Audio Cues In eLearning: How To Use Them Effectively
Visually impaired fans can watch and enjoy a movie in a way that the hearing impaired can’t. When you can’t see the screen, you can still feel what’s happening. You can mark the inflection of actors, the pregnant pauses, the background sound. Hearing-impaired viewers are restricted to lip-reading and body language, which can be ineffective in the age of show-don’t-tell movie-making. In this sense, audio can add a world of nuance to your eLearning course, but only if you use it right. Here are 6 suggestions for audio cues in eLearning.
6 Insider Tips To Use Audio Cues
1. Use Sound With Purpose
You may have read that multimedia courses receive the best response. That doesn’t mean you should use sound just for its own sake. Think about where, how, and why every decibel is placed. Are you looking to create a certain emotion? Are you simplifying a big chunk of text? Does the sound deepen the context of your scene? Before you record a single note or scale, justify its existence. Also, short clips work best, so it should be two minutes at most. After that, online learners are likely to zone out. And if the audio is a speech, use the right inflection for added context. Robotic monotones only work for GPS, and even then, it’s pretty annoying. You should also avoid alarming audio cues in eLearning, as they catch online learners off guard. You want them to pay attention, not be stressed out by shrill pitches or alarms.
2. Employ The Soundtrack
When writing a movie script or TV series, the soundtrack is a big part of it. It goes along with the storyboard, fitting the plot and characters. It’s all pre-planned. Use the same approach in your eLearning course. Think about which chapters or pages need urgency, sharp focus, or a playful mood. Then pick sound clips that evoke these responses. The right audio cues in eLearning – whether it’s an instrumental or a sound effect – can influence online learners’ emotions and, therefore, aid (or prohibit) recall. Be sure to use sound responsibly and with much consideration.
3. Build An Ambience
Try this experiment. Record yourself reading a few paragraphs of text. You can use your phone mic. Now open any web page and listen to some audio, whether it’s an online video or an audiobook. Their sounds are more engaging than yours. Why? Ambient noise. It doesn’t have to be a background tune laid under the speaker. Sometimes, it’s dishes clinking, the wind blowing, fingers tapping a keyboard. They add context, enhance realism, and subconsciously make you focus on the voice. So, whether it’s a car parking outside the window or the echo of an empty office, plug in some ambient sound.
4. Don’t Distract
A lot of us like to work with music in the background. If we’re listening to a podcast or interview rather than a song, we feel like we’re multitasking. Studies show our brains can only really focus on one thing at a time and everything else is an eLearning distraction. Good multitaskers aren’t running mental functions simultaneously. They’re just really good at juggling. They swiftly switch from one task to another. You’ll realize this if you’ve been ‘listening’ for a while. Then you suddenly sit up when you hear a song or lyric you like. At that moment, your brain switches from the task and focuses on the song. The sound element of your eLearning course shouldn’t jar online learners in this way.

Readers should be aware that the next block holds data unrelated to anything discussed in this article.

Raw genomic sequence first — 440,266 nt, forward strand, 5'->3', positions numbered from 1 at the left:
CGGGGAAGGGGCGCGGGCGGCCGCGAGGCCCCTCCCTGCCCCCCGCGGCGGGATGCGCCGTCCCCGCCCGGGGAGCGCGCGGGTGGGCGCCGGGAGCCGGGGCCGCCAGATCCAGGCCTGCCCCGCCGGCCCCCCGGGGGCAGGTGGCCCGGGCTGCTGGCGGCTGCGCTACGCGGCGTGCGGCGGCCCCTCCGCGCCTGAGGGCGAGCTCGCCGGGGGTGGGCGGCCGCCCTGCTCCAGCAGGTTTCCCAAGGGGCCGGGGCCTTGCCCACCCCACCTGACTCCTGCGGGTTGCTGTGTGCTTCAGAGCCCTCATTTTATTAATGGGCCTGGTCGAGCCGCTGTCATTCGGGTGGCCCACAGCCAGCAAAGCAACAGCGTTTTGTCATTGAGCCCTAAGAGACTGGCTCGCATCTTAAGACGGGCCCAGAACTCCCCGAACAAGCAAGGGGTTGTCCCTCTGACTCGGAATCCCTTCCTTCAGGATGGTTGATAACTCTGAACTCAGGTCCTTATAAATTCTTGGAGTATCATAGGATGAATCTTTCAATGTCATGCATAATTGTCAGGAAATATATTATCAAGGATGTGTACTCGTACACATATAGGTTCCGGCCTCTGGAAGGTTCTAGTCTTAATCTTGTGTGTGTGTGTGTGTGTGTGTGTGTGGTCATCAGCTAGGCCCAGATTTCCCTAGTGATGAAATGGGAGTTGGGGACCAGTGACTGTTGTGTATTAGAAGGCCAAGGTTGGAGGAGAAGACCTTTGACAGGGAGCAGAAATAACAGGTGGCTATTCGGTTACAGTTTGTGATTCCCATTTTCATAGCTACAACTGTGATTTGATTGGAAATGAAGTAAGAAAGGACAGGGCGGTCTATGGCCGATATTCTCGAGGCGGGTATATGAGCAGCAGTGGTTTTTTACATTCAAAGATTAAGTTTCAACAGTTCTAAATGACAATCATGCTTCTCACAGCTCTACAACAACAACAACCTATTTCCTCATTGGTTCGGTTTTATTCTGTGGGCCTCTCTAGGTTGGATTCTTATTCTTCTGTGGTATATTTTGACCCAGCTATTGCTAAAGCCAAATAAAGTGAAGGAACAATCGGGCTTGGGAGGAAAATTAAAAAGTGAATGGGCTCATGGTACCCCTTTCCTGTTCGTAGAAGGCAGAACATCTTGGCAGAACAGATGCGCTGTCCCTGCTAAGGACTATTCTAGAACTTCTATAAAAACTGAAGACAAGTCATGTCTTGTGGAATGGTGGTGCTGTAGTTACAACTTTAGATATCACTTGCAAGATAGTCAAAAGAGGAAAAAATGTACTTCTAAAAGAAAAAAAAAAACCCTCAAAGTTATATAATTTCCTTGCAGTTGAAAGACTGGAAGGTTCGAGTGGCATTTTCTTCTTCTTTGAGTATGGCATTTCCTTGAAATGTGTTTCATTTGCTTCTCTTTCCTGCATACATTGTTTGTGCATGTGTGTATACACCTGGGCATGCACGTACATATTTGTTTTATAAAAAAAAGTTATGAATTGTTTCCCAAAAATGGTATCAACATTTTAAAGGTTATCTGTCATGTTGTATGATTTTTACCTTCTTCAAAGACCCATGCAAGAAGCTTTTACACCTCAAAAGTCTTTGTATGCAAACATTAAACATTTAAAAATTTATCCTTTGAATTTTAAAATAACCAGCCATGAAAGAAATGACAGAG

In fact, the entire purpose of using audio cues in eLearning is to draw attention to specific aspects of the eLearning course design. Online learners need to remember this idea or concept. And the audio makes them take notice so that they absorb the information and create an emotional connection. Remember, audio cues are all about striking a balance between blending into the background and standing out enough to catch their attention.
5. Apply Easy-Listening Tools
This seems like such an obvious thing that you’re likely to ignore. Audio cues in eLearning are useful for visually impaired online learners, or for studying while you do something else (chores, commuting, exercise, etc.). When you’re reading, you can go over a previous sentence or flip to an earlier/later page. Ensure your audio is just as easy to navigate. Include pause, stop, play, rewind, and forward functions. Online learners should be able to go back to certain sections of the eLearning course to improve understanding and pick up on cues they missed. The cues clue them into takeaways they may want to revisit to commit them to long-term memory.
6. Draw Up An Audio Storyboard
Develop a storyboard for every eLearning module or activity to determine which topics and tasks you need to cover. Then decide where you want to add the audio cues in eLearning to achieve the most impact. For example, you’re going to include a subtle background music each time you recap the takeaways. Online learners will automatically know that this is a point of interest. Something they need to pay close attention to, in order to truly benefit from the eLearning course. Something like this on the storyboard allows you to keep track of which audio cues you use and how often. Which also helps you maintain consistency throughout the eLearning course design.
Audio cues are an important part of any eLearning course. Unfortunately, they’re frequently over-utilized, or at least applied in a less than helpful way. To get the most from your audio features, plug them right. Decide why, where, and how you want to use them… don’t just rush to the ‘when’. Plan your soundtrack beforehand, ideally right at the storyboarding stage. Focus on ambiance rather than distraction, and make it easy to playback and review relevant sections of your in-course audio. It makes all the difference.
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